“It’s about share, and it’s big time. The [bus ads] make 22 million gross impressions a month,” said Galotti.
For the second quarter, Vogue expects to “break even,” said associate publisher Norman Waterman. “It’s tough, but beauty’s coming back with all these launches. We’re still generating 2,500 pages, and we do not negotiate,” said Waterman.
For 1995 in total, Vogue’s ad pages were flat.
As for the competition, Galotti charged: “Elle is giving space away,” referring to its publisher as “Monty Hall Portale,” and at Harper’s Bazaar, “it’s buy two, get one free.”
On that subject, Carl Portale, group publisher of Elle, said, “When people start telling people we’re discounting pages, they are insecure.”
Portale countered that Vogue’s bus ads are giving advertisers “a month of free advertising on a bus, which costs about $20,000 to $25,000.”
“When it comes to market share, we won that game. Our March issue was up 43 percent. Vogue’s market share ploy didn’t work, in my opinion,” said Portale.
Portale called the March Elle “one of the biggest issues ever for Elle, and one of the biggest in revenues.”
For the first quarter, Portale noted, “We performed really well in the apparel sector. We got big portfolios from Versace, Escada and Gucci.”
Portale, who expects business to be flat in April and May, said, “June is looking strong. We expect to be up 7 percent in the first half.”
For 1995, Elle was up 11.7 percent in ad pages.
Harper’s Bazaar ended the year 7 percent ahead, but took a hit in the first quarter, with pages down 4.8 percent.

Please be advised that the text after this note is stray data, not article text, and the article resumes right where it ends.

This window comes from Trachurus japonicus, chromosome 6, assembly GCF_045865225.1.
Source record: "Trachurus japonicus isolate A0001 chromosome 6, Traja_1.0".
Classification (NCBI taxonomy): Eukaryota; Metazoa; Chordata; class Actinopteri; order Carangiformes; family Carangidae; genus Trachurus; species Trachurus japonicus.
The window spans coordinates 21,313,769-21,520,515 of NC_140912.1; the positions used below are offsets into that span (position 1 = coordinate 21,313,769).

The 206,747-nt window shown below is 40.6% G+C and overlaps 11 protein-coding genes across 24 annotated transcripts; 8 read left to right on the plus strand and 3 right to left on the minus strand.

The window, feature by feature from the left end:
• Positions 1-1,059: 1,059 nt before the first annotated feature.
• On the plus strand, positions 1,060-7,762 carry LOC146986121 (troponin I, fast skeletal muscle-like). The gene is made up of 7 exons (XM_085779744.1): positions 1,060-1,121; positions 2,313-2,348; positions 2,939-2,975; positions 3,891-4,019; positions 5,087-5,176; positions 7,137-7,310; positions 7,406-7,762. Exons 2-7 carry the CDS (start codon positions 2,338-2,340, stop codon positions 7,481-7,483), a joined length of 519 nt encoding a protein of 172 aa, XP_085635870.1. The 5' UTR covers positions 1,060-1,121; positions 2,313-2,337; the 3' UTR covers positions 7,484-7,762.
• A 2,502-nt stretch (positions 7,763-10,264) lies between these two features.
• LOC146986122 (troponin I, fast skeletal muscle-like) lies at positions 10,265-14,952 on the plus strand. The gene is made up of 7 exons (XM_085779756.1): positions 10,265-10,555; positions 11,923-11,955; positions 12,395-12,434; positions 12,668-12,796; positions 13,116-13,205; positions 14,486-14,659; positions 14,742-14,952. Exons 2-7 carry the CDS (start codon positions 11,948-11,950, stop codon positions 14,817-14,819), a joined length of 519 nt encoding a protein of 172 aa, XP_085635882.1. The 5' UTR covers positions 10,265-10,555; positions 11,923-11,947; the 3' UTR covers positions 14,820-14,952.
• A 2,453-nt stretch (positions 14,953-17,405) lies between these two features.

Stephanie George, publisher of W, attributed its increase in the first quarter to an uptick in the beauty category. “It was new business for W, not really launches,” said George.
“European business was up, particularly Italy, and we carried a big Armani showcase and Italian Trade Commission portfolio,” said George. “The retail business continues to push ahead.”
As for the second quarter, George said April is flat, but May and June will be ahead. “We expect to be up 3 to 5 percent for the quarter,” she said. For 1995, W was up 17.8 percent.
Allure, whose beauty results have been erratic the past several months — although it did manage a 14.7 percent gain in 1995 — is expecting to halt its decline in the second quarter and projects flat results.
“The second quarter is improving,” said Alexandra Golinkin, publisher of Allure. “I’m very pleased that every issue from January gets better, and we’re seeing the deficit is smaller.” Allure was off 14.9 percent in March.
“The first quarter was tough. People were skittish after a tough Christmas, and there were a lot less launches in the first quarter versus last year. We’re seeing less spectacular business. But over 80 percent of our clients are with us again. They’re just running less pages. We were not suffering from attrition of clients, but from less pages and spectaculars,” said Golinkin.